Sadlon helps out Bradford library with donation
Paul Sadlon, founder of Paul Sadlon Motors in Barrie, the fourth-largest dealership in Canada, grew up in Bradford and made a substantial gift to the Bradford West Gwillimbury Library on Tuesday. MIRIAM KING/POSTMEDIA NETWORK
Paul Sadlon, founder of Paul Sadlon Motors, and Bradford West Gwillimbury Coun. Gary Lamb both grew up in the Holland Marsh area.
Over the years, they have remained in the community and remained committed to their town: Lamb through his service on council and as a member of the Bradford West Gwillimbury library board, and Sadlon through his support for the Bradford Lions and other organizations.
And for the last four or so years – ever since the new Bradford West Gwillimbury Public Library opened, and a capital fundraising campaign was launched “because there were things we needed that weren’t covered by taxation” – Lamb has been negotiating with Sadlon to make a substantial gift to the library.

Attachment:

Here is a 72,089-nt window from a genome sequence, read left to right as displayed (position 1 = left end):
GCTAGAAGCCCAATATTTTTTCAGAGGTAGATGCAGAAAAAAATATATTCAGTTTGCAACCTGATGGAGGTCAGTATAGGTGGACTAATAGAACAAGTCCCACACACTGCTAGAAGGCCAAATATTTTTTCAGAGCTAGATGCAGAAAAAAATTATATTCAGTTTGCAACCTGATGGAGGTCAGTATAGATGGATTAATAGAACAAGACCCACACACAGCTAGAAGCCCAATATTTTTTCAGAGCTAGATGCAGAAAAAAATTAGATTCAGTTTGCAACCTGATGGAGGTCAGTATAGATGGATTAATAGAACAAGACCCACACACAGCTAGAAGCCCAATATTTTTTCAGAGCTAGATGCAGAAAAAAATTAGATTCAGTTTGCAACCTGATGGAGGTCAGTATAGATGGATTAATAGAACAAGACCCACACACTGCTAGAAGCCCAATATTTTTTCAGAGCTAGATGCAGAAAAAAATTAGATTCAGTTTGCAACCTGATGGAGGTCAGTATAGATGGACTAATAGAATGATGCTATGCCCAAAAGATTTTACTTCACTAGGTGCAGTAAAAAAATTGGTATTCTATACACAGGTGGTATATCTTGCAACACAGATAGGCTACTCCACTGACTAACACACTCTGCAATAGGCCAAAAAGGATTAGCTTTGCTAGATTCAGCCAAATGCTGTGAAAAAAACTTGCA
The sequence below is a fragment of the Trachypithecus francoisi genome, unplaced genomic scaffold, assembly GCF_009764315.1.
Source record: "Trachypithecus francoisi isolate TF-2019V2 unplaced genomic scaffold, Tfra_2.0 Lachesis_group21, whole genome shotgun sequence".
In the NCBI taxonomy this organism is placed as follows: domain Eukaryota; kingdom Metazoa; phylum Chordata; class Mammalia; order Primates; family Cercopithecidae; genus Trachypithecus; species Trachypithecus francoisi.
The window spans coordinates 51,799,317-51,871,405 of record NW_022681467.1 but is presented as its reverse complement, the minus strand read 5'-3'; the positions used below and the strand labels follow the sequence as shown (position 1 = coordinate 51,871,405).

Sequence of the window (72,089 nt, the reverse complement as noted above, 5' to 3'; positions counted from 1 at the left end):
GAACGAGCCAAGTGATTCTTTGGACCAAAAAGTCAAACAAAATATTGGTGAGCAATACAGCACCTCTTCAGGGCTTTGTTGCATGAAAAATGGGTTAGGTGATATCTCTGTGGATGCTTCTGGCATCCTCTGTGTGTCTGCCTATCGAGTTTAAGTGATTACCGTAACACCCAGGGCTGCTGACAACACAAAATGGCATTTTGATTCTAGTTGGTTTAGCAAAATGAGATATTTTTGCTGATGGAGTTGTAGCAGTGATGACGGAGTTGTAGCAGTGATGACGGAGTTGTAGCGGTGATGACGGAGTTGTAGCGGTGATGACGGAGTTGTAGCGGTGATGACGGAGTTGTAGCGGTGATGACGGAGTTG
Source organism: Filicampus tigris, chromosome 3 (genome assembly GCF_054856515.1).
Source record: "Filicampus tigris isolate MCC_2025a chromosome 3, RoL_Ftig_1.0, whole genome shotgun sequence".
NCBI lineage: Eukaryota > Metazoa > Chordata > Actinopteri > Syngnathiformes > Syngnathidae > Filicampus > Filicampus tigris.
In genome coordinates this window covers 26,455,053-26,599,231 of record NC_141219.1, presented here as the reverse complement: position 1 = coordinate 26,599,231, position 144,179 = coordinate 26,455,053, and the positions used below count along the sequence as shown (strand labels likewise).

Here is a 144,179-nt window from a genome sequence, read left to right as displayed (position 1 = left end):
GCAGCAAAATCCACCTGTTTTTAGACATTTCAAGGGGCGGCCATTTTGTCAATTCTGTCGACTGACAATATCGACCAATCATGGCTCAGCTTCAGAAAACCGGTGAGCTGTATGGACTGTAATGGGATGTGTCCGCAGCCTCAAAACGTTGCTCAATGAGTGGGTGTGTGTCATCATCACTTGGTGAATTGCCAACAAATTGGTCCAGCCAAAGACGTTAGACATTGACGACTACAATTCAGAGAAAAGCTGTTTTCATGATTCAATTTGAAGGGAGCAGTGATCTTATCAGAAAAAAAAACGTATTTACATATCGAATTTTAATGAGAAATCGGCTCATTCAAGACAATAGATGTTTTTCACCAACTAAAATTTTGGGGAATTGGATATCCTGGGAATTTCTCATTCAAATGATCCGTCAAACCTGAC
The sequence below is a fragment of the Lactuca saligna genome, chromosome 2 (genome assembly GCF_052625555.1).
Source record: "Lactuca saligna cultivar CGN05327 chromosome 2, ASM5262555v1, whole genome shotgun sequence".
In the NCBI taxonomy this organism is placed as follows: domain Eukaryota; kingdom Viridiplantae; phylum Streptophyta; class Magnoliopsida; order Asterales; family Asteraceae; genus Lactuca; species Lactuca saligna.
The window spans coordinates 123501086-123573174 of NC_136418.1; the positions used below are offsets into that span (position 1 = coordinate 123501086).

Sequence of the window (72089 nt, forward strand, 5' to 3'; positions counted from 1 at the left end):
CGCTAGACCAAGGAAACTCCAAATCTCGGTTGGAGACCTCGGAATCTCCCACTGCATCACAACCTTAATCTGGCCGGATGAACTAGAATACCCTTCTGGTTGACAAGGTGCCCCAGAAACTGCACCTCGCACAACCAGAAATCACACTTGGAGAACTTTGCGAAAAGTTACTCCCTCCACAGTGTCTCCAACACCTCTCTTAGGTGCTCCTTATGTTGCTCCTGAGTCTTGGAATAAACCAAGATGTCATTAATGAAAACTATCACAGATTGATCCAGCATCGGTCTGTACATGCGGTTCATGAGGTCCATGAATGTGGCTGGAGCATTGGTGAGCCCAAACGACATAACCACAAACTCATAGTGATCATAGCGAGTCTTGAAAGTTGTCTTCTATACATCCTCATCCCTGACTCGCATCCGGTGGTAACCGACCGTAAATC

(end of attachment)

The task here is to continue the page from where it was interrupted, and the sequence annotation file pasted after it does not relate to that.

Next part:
Earlier this week, Sadlon made the gift official.
He presented library board chairman Milt Calder with a cheque for $25,000 – $5,000 more than originally agreed upon – to see the library’s central hall area officially named the “Paul Sadlon Atrium.”
“It’s not often that libraries have an opportunity to celebrate a contribution from an individual,” library CEO Terri Watman said at the naming ceremony.
The event was attended not only by library staff and Friends of the Bradford West Gwillimbury Public Library, but also Mayor Rob Keffer and members of council.
Keffer was there not only for the naming, “but also to thank Paul for all he has done for the community.”
The mayor noted that the library is “the most used library in Simcoe County.”
“It’s tremendous,” Lamb said of the donation. “We talked about it, and that finally happened.”
With the gift, the capital campaign has now raised more than $115,000.
“We’re able to use this money to do things within (the library), and not hit the taxpayers,” Lamb said. “I’m proud of the people who take the extra step to promote literacy.”
Sadlon, 84, came to Bradford West Gwillimbury at the age of six.
“Most of my time was spent here in Bradford,” he said. “I’m proud to be connected with the library.”